The Power of Poetry
There is something natural about poetry. Something in the descriptions, how lines flow from one to the next. It can make you want to take to the nearest patch of nature, the closest tree or blade of grass. It can recall memories of places you have never visited or visited long ago. Poetry has power over our senses in a way that is unique to the genre. For some of that power, read one of the six books reviewed in our May/June 2017 issue.
Sixteen Rivers Press
Softcover $16.00 (96pp)
In her consistent ability to write a perfect line of poetry—and the river rose thirty-three feet above the highway and took what it wanted, and it wanted nearly everything, and left just the sidewalks—Gillian Wegener upsets the idea we’re all in this together. Since the turn of the century, she has won the Dorothy Sargent Rosenberg Poetry Prize (twice), the Zocalo Public Square Prize for Poetry of Place, and other awards. A junior high teacher, she has served as the poet laureate for Modesto, and published two other books.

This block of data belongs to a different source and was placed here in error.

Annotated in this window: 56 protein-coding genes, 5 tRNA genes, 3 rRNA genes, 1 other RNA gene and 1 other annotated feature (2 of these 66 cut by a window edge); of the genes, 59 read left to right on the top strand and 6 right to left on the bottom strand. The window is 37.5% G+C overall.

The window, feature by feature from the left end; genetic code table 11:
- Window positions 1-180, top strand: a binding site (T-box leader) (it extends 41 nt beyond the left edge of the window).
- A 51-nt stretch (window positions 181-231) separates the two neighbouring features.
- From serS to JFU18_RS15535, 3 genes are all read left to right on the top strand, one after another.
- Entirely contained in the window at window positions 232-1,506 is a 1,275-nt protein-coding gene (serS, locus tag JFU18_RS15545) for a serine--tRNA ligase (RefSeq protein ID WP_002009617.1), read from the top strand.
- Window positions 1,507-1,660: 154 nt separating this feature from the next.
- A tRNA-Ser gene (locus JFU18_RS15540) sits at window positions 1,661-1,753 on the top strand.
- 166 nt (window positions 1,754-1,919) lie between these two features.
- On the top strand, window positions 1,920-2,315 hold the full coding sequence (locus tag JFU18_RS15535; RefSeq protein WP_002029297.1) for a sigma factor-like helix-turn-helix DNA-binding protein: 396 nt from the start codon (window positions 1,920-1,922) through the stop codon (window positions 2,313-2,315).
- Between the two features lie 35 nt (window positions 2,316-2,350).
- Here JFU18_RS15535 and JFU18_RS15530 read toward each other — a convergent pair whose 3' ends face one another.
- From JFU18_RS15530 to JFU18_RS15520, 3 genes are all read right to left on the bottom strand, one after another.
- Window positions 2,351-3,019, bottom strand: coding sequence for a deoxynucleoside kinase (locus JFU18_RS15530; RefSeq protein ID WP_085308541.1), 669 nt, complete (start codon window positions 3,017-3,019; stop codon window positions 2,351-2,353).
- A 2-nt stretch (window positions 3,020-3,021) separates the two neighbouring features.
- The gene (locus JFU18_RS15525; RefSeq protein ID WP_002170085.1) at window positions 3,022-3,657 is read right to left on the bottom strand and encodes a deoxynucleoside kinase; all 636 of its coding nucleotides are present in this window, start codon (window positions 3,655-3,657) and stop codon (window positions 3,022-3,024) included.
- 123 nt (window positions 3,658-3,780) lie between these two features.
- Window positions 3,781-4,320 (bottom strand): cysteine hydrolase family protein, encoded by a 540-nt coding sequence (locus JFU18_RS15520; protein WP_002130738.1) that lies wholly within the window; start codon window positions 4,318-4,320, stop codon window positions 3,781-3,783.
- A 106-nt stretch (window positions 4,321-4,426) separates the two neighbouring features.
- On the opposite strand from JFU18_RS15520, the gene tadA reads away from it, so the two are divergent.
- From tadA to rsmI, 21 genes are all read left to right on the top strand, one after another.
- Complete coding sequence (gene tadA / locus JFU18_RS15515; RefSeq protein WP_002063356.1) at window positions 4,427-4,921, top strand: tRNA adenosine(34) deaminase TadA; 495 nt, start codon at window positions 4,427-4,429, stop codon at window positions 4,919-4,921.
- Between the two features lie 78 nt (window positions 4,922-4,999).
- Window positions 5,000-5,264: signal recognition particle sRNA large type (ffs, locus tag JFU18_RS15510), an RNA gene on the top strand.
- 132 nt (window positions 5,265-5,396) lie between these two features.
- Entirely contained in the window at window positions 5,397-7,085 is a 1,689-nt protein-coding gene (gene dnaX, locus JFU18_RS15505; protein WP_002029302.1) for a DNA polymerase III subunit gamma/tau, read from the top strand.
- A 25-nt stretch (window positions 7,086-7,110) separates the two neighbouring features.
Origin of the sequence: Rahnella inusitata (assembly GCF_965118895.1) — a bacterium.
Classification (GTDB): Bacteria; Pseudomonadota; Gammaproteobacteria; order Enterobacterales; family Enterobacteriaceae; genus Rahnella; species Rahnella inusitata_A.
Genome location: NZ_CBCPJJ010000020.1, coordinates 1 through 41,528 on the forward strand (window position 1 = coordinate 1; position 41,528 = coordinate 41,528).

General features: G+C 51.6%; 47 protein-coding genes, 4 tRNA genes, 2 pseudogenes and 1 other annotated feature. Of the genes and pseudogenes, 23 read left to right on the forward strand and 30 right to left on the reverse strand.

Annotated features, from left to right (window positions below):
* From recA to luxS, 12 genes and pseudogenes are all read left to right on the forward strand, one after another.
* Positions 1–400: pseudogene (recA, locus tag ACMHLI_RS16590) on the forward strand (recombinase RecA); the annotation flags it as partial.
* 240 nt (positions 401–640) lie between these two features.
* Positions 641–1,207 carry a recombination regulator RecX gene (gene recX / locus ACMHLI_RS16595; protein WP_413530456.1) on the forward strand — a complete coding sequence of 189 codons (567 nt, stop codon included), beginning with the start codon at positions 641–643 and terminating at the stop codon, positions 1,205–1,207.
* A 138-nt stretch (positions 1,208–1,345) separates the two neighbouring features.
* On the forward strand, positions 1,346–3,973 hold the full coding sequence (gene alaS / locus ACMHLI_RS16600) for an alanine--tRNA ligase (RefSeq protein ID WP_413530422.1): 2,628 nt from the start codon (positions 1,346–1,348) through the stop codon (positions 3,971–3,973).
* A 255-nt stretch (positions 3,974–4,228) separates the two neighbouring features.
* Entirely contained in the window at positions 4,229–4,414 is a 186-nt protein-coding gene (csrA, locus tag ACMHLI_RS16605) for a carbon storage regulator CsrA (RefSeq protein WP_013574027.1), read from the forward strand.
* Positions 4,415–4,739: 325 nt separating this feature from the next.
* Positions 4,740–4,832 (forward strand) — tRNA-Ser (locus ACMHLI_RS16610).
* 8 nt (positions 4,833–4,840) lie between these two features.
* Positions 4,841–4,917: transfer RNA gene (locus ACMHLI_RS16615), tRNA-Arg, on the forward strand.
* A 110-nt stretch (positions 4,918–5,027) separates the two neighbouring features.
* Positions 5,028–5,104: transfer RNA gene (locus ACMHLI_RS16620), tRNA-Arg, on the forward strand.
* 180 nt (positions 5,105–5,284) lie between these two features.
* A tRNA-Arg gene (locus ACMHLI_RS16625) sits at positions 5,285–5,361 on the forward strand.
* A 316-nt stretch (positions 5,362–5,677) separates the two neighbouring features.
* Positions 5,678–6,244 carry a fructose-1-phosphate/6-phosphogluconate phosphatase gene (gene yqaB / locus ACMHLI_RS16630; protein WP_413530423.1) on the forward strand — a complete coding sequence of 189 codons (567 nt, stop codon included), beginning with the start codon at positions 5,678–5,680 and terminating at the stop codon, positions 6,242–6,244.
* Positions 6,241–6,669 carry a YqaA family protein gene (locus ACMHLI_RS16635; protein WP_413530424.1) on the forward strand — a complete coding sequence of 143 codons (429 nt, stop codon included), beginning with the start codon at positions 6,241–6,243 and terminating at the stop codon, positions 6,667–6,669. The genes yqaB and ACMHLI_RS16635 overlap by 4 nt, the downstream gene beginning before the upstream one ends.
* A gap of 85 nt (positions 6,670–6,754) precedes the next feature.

After Dry Lightning
Eight hundred fires are burning, and
we are all advised to stay indoors.
The sun is an electric pink disc.
You could almost hold its pink light
in your cupped hands, malleable as clay.
The black lizards of the forests
burrow deep. The air becomes
opaque, a world of ghosts,
and I, disobeying good advice,
run from backyard to front to see
the raging colors of sunset—odd,
fiery gift—and taste the smoke
on the back of my parched tongue.
Able Muse Press
Softcover $19.99 (88pp)
Stand your ground and make thoughtful observations—carefully, and with aplomb. Ben Berman repeatedly delivers on this not-so-easy dictum. He ain’t no bum.
A fan of Dante’s terza rima rhyme schemes, Berman’s early book, Strange Borderlands, won the Peace Corps Award for Best Book of Poetry. He edits Solstice Literary Magazine and teaches around Boston.
The jungle, to us, was this big carnival
where you could shoot photos of gnus
snuggling with their adorable calves,
but our cameras must have looked like guns,
and those wildebeests stopped grazing on ferns
and began instead to snort and moo and grunt.
Still, not until one hunched down on all fours,
lowered its gangly mane and then charged